Toyota Corolla Hatch Driving Impression
CAPE TOWN – Contrary to popular belief, volumes in the C-segment hatchback market are skewed towards mid- and high-spec models instead of entry-level, cheaper derivatives. So says Toyota, at least, which explains its decision to rationalise its local hatch line-up by introducing just three models spanning one engine choice and two transmission variants across two generously specced trim grades. It ditches the Auris name after two generations, too, adopting the iconic Corolla nameplate for the first time locally on a five-door model since the 1990s.
On the local launch in Cape Town and the Winelands, we had a chance to drive the entry-level 1,2T Xs manual, plus the flagship 1,2T Xr CVT, and both were hugely impressive. Volkswagen Golf-impressive? Read on…
The range and spec
Starting at R336 800 for the manual, rising to R347 400 for the Xs CVT and peaking with the Xr CVT at R367 100, the new Corolla Hatch directly targets the Golf 1,0 TSI Comfortline on price and undercuts the 1,4 TSI Comfortline DSG. I’m curious to see what Ford SA does with upcoming Focus pricing, although I suspect its 1,0 EcoBoost variants will be a touch cheaper than these two.
While it would appear unwise to price your new competitor on par with the class-leader, Toyota has equipped the Corolla to a higher level than the Golf. Items such as LED headlamps, automatic climate control, a rear-view camera and keyless entry and start are standard on the Japanese hatch’s Xs grade and extra-cost options for the German. The Xr adds sport seats trimmed in Alcantara and cloth, stitched coverings on the door cards and facia, seat heating and blind-spot monitoring. All models run on 16-inch alloys wrapped in plump eco tyres.
But it doesn’t have only strong spec to boost its case; the design is rather striking, too. A rarity on new cars, the front and rear lights echo the same design theme, while curated swathes along the flanks give the Corolla a multi-dimensionality on the move missing from its more straight-laced rivals. Sure, the 16-inch wheels look feeble in their arches but I’d happily sacrifice inches for comfort.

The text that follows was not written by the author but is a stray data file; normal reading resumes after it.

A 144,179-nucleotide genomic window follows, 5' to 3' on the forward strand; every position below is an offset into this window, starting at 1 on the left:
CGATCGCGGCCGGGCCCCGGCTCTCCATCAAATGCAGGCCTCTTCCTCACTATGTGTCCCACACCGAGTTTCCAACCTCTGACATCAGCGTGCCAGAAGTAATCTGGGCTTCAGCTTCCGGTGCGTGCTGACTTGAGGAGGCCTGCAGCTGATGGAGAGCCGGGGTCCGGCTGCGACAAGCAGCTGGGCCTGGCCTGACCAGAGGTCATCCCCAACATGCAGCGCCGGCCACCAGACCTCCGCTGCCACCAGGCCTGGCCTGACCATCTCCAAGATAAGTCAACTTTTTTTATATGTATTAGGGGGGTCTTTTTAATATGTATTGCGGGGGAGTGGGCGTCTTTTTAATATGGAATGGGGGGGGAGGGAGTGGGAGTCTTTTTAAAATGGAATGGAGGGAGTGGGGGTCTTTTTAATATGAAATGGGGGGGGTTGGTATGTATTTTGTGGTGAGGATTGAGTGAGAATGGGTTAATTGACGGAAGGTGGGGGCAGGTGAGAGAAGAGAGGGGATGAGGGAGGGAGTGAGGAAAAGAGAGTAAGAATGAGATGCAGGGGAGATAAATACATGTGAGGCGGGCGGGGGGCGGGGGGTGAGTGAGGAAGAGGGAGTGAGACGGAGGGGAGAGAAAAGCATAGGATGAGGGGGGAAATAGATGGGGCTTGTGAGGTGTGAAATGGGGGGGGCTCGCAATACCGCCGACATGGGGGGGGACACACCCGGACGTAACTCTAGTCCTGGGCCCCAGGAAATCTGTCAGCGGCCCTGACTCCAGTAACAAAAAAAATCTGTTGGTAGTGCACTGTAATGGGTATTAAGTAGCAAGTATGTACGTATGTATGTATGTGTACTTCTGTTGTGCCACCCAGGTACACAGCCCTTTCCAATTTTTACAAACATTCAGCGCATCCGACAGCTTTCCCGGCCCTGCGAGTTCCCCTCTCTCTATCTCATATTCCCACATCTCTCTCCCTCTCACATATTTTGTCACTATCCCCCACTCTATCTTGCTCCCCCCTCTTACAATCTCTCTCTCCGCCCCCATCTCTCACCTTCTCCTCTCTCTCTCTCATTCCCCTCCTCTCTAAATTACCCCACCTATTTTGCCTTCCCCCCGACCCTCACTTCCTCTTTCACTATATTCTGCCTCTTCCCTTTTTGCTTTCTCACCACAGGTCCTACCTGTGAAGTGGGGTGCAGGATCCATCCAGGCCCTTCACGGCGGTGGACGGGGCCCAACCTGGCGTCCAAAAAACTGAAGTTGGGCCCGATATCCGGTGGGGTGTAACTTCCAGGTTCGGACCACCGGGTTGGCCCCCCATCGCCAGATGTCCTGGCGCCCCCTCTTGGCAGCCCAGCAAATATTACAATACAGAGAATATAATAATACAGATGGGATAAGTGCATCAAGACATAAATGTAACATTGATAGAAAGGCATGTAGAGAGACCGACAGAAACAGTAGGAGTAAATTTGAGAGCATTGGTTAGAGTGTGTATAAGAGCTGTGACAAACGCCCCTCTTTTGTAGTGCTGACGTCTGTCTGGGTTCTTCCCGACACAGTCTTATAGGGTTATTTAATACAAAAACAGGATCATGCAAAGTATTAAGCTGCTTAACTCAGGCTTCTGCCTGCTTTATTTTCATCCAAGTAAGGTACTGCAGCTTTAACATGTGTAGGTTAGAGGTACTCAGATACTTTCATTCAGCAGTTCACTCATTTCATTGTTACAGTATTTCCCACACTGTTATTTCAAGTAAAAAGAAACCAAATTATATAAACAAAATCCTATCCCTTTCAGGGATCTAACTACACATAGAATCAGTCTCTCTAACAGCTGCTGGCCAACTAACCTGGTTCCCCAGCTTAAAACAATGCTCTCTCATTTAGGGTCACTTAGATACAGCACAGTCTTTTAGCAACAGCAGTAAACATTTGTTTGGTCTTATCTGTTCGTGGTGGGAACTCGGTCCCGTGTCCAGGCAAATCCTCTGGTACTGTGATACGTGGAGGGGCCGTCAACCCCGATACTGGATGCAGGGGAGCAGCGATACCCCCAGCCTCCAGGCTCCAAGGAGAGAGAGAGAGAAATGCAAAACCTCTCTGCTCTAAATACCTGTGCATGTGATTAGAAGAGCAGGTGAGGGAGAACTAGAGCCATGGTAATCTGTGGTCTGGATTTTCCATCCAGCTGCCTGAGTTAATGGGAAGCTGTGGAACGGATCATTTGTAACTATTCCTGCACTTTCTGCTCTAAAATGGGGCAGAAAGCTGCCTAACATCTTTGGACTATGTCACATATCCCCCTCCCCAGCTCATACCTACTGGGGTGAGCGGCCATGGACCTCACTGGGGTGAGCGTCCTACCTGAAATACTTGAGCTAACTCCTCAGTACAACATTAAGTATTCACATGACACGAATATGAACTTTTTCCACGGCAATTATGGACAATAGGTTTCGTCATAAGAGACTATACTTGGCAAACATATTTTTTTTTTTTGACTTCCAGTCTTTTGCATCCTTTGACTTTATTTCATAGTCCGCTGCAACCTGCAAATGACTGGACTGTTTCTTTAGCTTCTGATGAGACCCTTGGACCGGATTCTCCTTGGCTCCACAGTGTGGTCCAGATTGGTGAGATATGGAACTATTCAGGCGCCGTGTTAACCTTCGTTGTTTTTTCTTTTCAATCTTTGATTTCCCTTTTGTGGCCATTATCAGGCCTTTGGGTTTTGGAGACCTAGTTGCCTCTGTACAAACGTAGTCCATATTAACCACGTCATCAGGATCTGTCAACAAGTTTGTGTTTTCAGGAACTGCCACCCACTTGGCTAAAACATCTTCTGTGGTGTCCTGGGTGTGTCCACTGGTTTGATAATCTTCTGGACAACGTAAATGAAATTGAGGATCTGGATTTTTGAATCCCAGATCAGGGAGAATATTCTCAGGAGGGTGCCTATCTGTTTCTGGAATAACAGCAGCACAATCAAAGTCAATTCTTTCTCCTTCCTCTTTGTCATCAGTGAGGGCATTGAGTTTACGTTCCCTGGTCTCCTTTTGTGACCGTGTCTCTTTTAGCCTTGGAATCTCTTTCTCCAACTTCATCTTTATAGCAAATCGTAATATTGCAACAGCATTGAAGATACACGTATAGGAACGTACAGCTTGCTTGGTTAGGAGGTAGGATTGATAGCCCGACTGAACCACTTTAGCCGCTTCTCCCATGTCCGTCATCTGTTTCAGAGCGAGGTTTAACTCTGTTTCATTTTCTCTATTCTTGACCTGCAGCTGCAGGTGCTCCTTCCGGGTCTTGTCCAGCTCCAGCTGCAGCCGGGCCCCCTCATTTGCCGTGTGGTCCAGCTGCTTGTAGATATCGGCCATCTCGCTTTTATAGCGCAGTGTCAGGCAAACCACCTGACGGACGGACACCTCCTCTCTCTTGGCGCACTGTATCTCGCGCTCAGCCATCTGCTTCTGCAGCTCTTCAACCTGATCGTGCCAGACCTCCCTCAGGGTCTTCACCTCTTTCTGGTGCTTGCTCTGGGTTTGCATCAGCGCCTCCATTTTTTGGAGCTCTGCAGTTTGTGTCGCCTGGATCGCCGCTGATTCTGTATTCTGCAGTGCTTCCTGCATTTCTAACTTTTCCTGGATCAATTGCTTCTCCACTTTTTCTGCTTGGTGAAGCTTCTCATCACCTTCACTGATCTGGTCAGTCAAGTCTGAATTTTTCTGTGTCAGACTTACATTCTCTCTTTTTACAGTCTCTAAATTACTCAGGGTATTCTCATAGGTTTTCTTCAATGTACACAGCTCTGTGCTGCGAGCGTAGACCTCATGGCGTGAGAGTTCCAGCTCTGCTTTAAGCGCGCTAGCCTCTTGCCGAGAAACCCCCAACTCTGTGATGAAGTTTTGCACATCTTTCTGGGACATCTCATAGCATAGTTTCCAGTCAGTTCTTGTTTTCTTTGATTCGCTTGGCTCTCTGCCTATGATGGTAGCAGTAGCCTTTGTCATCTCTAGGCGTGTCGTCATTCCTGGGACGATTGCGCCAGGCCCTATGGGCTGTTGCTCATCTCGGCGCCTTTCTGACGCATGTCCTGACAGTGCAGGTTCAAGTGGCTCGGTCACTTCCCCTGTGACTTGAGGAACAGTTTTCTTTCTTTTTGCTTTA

The interior, meanwhile, is a touch more restrained but leaves an indelible impression of quality. I’d wager this is the best-finished cabin in the class alongside the Golf’s. There’s a uniformity to the material choices that isn’t always a given in a Japanese car’s cabin, plus the panels don’t deflect unduly under prodding and I couldn’t detect a single rattle or peep on the two vehicles we drove during the launch. Really impressive stuff.
Space is good, too – my 1,85-metre could fit behind my driving position without much hardship – and headroom’s sufficient all round. The 294-litre boot, unfortunately, is at the smaller end of the scale to accommodate a full-size spare wheel.
Happily, Toyota has retained analogue controls for the climate-control system and they’re easy to use on the move (although the supplementary display might be a touch too small for those occupants lacking 20:20 vision). There’s the latest evolution of the brand’s touchscreen infotainment system, too, and it’s equally simple to navigate. Note that satellite navigation isn’t offered, nor is smartphone-mirroring for the first few months of retail.
Under the bonnet
CAR’s team adores Toyota’s 1,2-litre turbopetrol engine and it’s great to find it in another product aside from the C-HR. Offering a linear delivery from 1 500 r/min, impressive punch mid-range considering its modest displacement, and cultured manners even when approaching the red line, it’s a great example of a small turbocharged engine. It’s nicely frugal, too; we registered in the mid-sevens on our long launch drive. I suspect that reading could be lowered to a figure starting with a six when the car is driven conservatively.
And on the road
Perhaps the most impressive part of the new Corolla Hatch is its driving habits. I was genuinely impressed with how composed and comfortable the TNGA platform is (it serves in the Prius and C-HR, too). There’s absorbency to spare in the suspension, even on nuggety gravel roads like the ones we drove on the launch, but not at the expense of composure. The Hatch leans progressively in corners, steers cleanly and has a consistency to the weighting of its controls – the manual’s shift quality is sublime – that reminds me once again of its German rival. It certainly feels like a chassis that could take more power, which it will get in an upcoming GR variant (that’s as much as Toyota’s communications department was willing to divulge).
So, better than a Golf?
Perhaps not quite, but near as dammit. The Volkswagen has the edge in terms of space utilisation and rolling refinement, but the Toyota isn’t far behind in these disciplines while adding better spec, a brilliant little turbopetrol engine and a great design. Although Toyota’s decision to return the revered Corolla name to a five-door may bolster the Hatch’s chances in a segment under threat from crossovers, it doesn’t need it; the Corolla Hatch deserves to succeed because it’s great. Simple as that.
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